Pizza delivery boys were kept busy for several hours while key members of the GOP sat around a table and attempted to salvage the Boehner plan for deficit reduction. At (literally) the end of the night the planned vote on the measure did not materialize and the measure itself was headed for a re-write for the second time this week. Meanwhile, the debt limit clock ticked mercilessly on and will now run out of ticks to tock on Tuesday. House minority leader Pelosi remarked that the Republicans have taken the US “to the brink of economic chaos.”
As of now, Mr. Boehner’s proposals are some two to six votes away from getting approval by his own party’s membership. At the end of the day, and just six months into being, the speakership of Mr. Boehner is now thought to have suffered a lethal wound and few believe that he will be able to continue to lead his caucus after such an epic failure as we have seen over the past couple of days. Beware the Hobbits…
Weekend voting is what the current stalemate appears to be headed toward. However, the US Treasury is not sitting around waiting for the drama to take it by surprise; it is already contemplating how to prioritize various payments it needs to make in the days immediately following the deadline. Others, namely practically every Wall Street banking head, have issued urgent pleas to the US President and Congress to do that which must be avoided. Mr. Obama has been on the silent side over the past couple of days, but he is set to address the debt ceiling issue this morning. Markets can hardly wait.
A week from now the snapshot of the day in government intake versus expenses might show a $7 billion kitty available to pay $12 in committed spending. Fascinating factoid #86: The US Treasury has less cash on hand than Apple Computer – some $3 billion less. The trick will be how to short each/all/any of the recipients of said payments: will it be defense vendors? Medicaid? Federal workers? The unemployed? Any of these payees are likely to do more than merely grumble at the reality of getting less (or nothing) than they expect to get. Trouble is; when someone does not pay you, you send the repo man out to attach their assets. What do your repo from Uncle Sam? The Lincoln Memorial?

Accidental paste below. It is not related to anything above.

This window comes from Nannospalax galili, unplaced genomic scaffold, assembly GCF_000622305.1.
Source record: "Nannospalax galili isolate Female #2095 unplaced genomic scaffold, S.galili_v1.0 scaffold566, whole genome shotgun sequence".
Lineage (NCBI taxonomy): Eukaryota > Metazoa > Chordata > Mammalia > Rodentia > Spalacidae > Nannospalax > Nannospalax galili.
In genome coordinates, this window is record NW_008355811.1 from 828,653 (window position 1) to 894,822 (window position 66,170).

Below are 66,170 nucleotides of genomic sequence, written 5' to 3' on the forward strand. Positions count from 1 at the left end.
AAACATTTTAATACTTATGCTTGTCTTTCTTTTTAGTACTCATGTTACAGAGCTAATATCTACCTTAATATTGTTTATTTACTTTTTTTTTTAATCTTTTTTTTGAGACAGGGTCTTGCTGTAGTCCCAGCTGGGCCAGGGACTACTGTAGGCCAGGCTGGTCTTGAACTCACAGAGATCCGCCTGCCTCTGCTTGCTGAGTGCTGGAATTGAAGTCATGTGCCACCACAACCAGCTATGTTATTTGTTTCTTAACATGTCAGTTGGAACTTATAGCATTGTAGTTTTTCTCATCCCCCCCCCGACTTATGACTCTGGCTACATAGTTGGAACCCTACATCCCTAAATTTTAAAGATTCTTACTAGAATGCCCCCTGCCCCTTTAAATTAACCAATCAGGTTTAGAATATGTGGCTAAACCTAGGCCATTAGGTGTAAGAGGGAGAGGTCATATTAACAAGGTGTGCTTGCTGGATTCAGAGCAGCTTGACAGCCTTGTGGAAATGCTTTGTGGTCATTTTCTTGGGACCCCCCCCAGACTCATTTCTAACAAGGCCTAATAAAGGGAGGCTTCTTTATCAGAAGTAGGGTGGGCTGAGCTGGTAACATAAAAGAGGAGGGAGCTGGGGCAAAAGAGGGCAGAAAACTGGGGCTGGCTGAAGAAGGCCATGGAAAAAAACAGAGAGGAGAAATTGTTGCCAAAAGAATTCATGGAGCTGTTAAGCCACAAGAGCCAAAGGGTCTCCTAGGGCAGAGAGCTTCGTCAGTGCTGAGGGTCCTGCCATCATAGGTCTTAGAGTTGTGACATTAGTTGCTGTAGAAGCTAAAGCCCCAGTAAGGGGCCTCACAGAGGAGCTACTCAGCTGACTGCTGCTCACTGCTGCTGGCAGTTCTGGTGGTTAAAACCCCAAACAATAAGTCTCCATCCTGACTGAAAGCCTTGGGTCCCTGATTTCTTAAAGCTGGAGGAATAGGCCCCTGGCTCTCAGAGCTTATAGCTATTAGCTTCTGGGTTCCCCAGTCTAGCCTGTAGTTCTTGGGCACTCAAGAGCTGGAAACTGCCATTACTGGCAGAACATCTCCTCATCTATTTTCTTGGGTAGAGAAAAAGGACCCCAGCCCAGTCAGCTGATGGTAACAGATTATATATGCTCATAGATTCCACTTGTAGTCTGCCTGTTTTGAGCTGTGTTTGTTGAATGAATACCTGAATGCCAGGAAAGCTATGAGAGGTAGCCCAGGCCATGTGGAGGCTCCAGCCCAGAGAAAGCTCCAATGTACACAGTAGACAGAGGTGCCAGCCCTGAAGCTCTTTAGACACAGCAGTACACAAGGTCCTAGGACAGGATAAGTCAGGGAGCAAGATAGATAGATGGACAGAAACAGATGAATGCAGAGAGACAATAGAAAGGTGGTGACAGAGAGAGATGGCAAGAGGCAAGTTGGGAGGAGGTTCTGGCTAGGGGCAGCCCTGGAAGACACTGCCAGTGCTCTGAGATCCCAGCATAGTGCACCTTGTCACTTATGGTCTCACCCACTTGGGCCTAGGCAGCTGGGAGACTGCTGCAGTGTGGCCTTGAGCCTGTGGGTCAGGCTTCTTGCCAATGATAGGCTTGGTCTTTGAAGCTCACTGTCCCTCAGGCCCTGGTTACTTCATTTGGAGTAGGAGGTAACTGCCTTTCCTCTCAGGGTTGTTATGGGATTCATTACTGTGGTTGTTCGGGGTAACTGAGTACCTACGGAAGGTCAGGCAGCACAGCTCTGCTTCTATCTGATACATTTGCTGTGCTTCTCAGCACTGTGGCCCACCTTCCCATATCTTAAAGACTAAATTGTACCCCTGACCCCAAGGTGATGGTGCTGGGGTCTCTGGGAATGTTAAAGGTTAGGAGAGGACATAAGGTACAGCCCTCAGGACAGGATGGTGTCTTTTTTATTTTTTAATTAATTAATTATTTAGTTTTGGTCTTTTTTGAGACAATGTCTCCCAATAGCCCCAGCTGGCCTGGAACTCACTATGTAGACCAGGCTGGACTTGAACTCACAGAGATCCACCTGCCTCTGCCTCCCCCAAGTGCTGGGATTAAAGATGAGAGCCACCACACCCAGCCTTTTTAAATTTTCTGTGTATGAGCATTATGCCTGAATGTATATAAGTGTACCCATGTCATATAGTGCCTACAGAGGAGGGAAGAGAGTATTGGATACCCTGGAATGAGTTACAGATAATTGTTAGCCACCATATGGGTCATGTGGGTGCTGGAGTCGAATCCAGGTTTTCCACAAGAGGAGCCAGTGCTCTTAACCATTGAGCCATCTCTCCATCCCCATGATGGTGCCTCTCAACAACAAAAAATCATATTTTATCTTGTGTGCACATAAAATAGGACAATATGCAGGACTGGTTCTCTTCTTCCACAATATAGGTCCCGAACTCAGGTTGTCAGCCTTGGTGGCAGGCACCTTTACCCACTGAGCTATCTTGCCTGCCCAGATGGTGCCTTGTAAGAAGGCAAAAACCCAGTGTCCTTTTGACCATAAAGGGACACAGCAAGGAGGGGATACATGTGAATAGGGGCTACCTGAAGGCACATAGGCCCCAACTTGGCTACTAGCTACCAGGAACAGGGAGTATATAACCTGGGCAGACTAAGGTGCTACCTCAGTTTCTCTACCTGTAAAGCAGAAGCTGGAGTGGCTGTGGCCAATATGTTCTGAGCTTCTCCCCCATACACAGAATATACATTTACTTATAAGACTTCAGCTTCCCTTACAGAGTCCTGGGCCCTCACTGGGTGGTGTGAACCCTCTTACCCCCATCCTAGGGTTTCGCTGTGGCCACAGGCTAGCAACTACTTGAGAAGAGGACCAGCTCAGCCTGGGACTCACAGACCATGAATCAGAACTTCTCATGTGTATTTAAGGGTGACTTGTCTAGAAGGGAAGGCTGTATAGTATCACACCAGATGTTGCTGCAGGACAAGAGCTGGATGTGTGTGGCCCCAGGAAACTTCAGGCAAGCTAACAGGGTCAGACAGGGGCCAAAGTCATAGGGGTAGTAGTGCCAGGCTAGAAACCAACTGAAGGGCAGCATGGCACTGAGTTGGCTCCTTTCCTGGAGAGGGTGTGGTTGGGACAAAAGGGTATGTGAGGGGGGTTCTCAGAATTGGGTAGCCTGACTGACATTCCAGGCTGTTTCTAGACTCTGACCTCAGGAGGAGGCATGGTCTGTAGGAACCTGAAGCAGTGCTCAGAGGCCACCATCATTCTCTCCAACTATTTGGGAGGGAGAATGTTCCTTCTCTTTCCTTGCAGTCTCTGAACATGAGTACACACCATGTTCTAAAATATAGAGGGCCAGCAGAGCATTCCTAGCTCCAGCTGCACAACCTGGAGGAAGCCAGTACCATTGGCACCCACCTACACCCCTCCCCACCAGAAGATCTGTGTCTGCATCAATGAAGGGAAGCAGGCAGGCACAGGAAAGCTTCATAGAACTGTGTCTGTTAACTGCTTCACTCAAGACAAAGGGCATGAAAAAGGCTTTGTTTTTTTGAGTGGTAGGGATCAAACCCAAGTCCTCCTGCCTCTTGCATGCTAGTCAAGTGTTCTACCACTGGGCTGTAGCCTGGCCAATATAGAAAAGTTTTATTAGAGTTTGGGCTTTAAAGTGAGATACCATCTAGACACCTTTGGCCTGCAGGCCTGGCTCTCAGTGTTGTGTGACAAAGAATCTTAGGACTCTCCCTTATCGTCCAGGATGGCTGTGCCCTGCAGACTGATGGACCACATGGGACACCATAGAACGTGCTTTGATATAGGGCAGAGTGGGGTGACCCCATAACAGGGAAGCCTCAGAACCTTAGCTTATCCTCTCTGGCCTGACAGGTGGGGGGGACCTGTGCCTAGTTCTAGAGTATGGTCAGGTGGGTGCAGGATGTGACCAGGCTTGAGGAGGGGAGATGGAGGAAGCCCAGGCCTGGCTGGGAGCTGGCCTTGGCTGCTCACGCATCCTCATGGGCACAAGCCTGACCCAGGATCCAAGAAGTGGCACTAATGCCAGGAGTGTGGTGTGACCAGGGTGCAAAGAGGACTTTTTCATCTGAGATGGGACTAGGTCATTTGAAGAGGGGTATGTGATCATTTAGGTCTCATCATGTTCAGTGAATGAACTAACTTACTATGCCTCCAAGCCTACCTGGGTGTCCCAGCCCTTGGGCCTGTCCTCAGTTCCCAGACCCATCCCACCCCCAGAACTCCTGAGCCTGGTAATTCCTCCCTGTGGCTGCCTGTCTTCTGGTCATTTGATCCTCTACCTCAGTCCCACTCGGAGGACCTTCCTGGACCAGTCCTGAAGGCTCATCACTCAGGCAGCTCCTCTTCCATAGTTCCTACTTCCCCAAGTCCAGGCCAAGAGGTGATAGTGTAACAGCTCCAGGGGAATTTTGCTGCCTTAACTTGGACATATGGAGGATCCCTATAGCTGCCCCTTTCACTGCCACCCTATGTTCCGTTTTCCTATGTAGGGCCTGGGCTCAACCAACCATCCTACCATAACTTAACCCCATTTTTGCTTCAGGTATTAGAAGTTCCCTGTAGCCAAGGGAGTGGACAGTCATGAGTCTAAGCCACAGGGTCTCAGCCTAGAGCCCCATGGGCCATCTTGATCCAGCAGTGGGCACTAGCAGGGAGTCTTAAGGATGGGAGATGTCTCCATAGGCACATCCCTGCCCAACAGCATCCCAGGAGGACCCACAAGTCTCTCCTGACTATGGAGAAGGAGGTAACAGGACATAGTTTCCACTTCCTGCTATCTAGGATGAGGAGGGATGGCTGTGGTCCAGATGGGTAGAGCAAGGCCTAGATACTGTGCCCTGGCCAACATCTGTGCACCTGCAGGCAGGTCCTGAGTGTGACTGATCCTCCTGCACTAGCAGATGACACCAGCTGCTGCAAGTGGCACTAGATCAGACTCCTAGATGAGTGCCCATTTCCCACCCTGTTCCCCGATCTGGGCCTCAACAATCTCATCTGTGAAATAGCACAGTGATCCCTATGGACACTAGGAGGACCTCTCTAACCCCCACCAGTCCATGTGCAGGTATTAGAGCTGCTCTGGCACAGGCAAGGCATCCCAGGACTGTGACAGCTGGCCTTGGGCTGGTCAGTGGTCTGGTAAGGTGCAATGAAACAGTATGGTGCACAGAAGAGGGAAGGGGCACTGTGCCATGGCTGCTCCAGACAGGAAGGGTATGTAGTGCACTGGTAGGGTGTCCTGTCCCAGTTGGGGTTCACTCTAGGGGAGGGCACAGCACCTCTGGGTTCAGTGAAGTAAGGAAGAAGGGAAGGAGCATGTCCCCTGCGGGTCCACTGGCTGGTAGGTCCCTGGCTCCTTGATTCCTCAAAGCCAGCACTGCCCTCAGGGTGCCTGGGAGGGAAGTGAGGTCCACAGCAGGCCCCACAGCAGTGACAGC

Spot gold dealings opened with minor losses this morning, shedding $2.20 to start with a bid-side quote of $1,615.00 per ounce, Participants appear unwilling to give up much if any of the fear premium currently baked into the golden pie so long as the debt ceiling free-for-all rolls on in Washington. Unlike the lawmakers, market-makers and investors do no have the luxury of ‘voting’ (with their pocketbooks) over the weekend; they must thus decide how to close the books later today and walk away with a sense of being safe for whatever comes on whatever day before Monday out of Capitol Hill. Thus, the tilt in the market will likely still point towards higher values, or maybe even new records, as the weekend begins.
Silver started off the session with a loss of 8 cents per ounce and a quote at $39.65 in New York. The white metal’s players also appear reluctant to walk away from the $40 price tag just yet, even if the market is still exhibiting a corrective bounce in an otherwise downward-flavored trend. The platinum-group complex, on the other hand, headed lower for different reasons this morning, but lower nevertheless. Platinum and palladium each declined $5 to open at $1,778 and at $820 respectively.
Rhodium was the only one to show no change in value; it was still quoted at $1,950 the ounce.